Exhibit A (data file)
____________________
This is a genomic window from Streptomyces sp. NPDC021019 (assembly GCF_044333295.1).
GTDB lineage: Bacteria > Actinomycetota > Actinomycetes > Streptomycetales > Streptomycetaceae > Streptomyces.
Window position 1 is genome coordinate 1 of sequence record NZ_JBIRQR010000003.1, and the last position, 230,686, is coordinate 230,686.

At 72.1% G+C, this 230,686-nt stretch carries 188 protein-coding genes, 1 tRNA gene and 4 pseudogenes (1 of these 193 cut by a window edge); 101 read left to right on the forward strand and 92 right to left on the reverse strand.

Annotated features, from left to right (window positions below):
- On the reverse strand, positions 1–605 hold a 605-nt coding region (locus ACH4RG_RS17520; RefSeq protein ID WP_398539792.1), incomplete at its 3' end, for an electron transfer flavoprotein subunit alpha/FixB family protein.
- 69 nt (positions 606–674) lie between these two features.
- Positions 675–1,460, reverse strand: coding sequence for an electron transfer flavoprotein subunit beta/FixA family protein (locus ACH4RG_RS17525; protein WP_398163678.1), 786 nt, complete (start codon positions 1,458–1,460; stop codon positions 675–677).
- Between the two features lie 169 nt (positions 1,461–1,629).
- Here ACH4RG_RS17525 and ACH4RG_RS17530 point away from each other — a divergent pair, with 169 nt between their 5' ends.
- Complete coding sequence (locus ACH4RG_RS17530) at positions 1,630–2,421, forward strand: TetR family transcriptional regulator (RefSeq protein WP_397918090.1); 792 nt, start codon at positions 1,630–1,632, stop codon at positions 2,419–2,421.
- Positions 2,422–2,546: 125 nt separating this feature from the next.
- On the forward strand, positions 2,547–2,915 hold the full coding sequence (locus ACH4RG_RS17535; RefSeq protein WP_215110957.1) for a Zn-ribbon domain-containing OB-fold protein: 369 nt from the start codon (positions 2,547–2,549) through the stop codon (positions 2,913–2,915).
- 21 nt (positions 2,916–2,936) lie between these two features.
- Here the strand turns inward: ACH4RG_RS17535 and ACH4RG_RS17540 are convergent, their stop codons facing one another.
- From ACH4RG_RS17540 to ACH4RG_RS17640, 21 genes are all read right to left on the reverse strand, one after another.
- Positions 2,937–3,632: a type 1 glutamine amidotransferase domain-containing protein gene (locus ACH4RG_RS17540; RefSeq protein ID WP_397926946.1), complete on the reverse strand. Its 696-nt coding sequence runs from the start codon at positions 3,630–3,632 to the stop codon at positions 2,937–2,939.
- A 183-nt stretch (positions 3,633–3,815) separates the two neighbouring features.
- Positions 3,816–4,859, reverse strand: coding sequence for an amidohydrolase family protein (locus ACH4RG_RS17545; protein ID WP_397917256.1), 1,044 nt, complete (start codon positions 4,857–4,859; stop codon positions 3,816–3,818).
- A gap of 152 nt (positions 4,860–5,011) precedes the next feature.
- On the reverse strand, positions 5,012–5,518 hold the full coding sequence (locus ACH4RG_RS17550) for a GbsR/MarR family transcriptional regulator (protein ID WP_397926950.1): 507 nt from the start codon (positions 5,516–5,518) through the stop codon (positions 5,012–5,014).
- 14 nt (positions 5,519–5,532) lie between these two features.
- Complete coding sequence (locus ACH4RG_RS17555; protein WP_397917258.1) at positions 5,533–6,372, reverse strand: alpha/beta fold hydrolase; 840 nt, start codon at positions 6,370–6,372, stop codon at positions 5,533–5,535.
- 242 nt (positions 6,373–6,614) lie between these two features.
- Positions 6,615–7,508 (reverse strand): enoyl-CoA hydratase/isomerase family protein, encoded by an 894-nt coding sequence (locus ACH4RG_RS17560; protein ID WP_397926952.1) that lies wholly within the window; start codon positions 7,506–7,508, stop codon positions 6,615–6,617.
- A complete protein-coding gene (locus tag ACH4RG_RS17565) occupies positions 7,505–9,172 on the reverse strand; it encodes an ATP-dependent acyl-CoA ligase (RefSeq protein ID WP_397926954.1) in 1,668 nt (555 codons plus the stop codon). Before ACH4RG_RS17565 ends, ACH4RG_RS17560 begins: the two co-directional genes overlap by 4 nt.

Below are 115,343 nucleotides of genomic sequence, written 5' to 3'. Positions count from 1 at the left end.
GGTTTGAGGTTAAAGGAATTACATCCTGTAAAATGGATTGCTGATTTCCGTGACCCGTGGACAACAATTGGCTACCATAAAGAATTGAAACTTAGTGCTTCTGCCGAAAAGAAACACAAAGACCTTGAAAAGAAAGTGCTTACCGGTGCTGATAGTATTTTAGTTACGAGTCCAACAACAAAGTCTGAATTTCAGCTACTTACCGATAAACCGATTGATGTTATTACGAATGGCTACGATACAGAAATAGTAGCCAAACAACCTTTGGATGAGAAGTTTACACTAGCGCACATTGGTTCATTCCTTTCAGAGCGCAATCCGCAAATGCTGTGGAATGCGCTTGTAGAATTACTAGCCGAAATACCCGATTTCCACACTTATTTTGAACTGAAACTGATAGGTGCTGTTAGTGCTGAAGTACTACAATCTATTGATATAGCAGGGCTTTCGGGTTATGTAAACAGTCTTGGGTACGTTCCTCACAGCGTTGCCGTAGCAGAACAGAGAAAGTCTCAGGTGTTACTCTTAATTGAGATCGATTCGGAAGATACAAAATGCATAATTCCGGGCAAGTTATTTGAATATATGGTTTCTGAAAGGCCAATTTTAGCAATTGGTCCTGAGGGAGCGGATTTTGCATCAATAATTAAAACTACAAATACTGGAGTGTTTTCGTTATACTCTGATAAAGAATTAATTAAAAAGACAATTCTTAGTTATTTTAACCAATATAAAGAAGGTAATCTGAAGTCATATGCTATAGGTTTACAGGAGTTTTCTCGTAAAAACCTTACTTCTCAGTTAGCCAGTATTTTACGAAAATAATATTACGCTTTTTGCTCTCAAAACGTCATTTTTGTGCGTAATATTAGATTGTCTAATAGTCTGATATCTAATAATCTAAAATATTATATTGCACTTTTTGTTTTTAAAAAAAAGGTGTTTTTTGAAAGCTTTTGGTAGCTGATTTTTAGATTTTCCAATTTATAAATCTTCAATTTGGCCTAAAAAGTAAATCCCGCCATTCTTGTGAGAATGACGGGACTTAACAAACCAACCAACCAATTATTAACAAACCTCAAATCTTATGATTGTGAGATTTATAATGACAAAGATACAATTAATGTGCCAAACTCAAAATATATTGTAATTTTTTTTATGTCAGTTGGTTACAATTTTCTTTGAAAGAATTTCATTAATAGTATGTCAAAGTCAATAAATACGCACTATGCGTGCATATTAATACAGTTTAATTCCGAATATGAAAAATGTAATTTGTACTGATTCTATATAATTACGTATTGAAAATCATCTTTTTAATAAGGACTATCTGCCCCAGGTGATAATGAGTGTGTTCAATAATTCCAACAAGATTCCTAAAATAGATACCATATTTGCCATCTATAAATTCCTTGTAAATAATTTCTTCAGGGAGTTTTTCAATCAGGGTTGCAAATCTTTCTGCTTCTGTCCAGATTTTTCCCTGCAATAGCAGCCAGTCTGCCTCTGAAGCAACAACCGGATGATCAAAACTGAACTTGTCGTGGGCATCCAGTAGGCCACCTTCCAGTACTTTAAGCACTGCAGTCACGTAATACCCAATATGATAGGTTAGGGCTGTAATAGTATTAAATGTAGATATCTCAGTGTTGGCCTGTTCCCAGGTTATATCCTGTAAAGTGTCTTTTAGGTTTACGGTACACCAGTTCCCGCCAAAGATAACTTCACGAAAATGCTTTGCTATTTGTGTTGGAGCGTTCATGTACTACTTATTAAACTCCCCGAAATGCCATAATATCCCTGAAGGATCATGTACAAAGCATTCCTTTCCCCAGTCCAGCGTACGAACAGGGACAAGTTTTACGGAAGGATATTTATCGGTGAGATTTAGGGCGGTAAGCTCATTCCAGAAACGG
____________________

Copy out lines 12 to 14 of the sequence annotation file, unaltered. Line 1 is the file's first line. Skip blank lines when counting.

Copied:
- Positions 2,422–2,546: 125 nt separating this feature from the next.
- On the forward strand, positions 2,547–2,915 hold the full coding sequence (locus ACH4RG_RS17535; RefSeq protein WP_215110957.1) for a Zn-ribbon domain-containing OB-fold protein: 369 nt from the start codon (positions 2,547–2,549) through the stop codon (positions 2,913–2,915).
- 21 nt (positions 2,916–2,936) lie between these two features.